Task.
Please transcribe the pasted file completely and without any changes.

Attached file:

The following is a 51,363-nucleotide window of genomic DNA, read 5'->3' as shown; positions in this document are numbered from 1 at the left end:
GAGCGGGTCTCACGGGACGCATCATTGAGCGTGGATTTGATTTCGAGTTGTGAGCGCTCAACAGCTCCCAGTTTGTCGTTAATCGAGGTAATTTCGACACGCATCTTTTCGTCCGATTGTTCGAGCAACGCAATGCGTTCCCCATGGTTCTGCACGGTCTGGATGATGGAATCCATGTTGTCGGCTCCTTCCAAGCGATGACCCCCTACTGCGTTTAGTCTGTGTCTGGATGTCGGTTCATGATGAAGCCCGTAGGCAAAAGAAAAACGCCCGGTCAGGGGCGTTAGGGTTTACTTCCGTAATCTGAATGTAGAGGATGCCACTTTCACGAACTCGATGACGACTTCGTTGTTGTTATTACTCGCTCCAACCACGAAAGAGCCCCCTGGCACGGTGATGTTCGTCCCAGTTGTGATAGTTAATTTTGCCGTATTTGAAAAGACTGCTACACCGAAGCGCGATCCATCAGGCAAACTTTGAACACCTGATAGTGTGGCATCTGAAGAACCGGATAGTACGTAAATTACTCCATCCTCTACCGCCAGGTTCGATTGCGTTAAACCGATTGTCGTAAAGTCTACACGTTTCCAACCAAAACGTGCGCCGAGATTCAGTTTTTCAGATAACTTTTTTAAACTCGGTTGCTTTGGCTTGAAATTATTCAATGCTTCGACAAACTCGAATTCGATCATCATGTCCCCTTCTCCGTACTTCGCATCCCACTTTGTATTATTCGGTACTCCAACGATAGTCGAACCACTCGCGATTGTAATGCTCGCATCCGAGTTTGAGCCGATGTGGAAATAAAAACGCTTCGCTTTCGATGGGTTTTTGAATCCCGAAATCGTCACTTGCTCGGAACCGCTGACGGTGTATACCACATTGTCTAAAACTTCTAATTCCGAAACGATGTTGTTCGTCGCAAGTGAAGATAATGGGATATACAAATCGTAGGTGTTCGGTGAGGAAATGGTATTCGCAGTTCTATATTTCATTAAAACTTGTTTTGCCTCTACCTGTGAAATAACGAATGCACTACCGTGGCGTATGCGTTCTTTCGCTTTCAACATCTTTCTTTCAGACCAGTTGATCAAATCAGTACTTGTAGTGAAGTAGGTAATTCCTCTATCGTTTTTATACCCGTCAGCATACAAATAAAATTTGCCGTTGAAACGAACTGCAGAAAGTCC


The following is a 51,363-nucleotide window of genomic DNA, read 5'->3' as shown; positions in this document are numbered from 1 at the left end:
GAGCGGGTCTCACGGGACGCATCATTGAGCGTGGATTTGATTTCGAGTTGTGAGCGCTCAACAGCTCCCAGTTTGTCGTTAATCGAGGTAATTTCGACACGCATCTTTTCGTCCGATTGTTCGAGCAACGCAATGCGTTCCCCATGGTTCTGCACGGTCTGGATGATGGAATCCATGTTGTCGGCTCCTTCCAAGCGATGACCCCCTACTGCGTTTAGTCTGTGTCTGGATGTCGGTTCATGATGAAGCCCGTAGGCAAAAGAAAAACGCCCGGTCAGGGGCGTTAGGGTTTACTTCCGTAATCTGAATGTAGAGGATGCCACTTTCACGAACTCGATGACGACTTCGTTGTTGTTATTACTCGCTCCAACCACGAAAGAGCCCCCTGGCACGGTGATGTTCGTCCCAGTTGTGATAGTTAATTTTGCCGTATTTGAAAAGACTGCTACACCGAAGCGCGATCCATCAGGCAAACTTTGAACACCTGATAGTGTGGCATCTGAAGAACCGGATAGTACGTAAATTACTCCATCCTCTACCGCCAGGTTCGATTGCGTTAAACCGATTGTCGTAAAGTCTACACGTTTCCAACCAAAACGTGCGCCGAGATTCAGTTTTTCAGATAACTTTTTTAAACTCGGTTGCTTTGGCTTGAAATTATTCAATGCTTCGACAAACTCGAATTCGATCATCATGTCCCCTTCTCCGTACTTCGCATCCCACTTTGTATTATTCGGTACTCCAACGATAGTCGAACCACTCGCGATTGTAATGCTCGCATCCGAGTTTGAGCCGATGTGGAAATAAAAACGCTTCGCTTTCGATGGGTTTTTGAATCCCGAAATCGTCACTTGCTCGGAACCGCTGACGGTGTATACCACATTGTCTAAAACTTCTAATTCCGAAACGATGTTGTTCGTCGCAAGTGAAGATAATGGGATATACAAATCGTAGGTGTTCGGTGAGGAAATGGTATTCGCAGTTCTATATTTCATTAAAACTTGTTTTGCCTCTACCTGTGAAATAACGAATGCACTACCGTGGCGTATGCGTTCTTTCGCTTTCAACATCTTTCTTTCAGACCAGTTGATCAAATCAGTACTTGTAGTGAAGTAGGTAATTCCTCTATCGTTTTTATACCCGTCAGCATACAAATAAAATTTGCCGTTGAAACGAACTGCAGAAAGTCC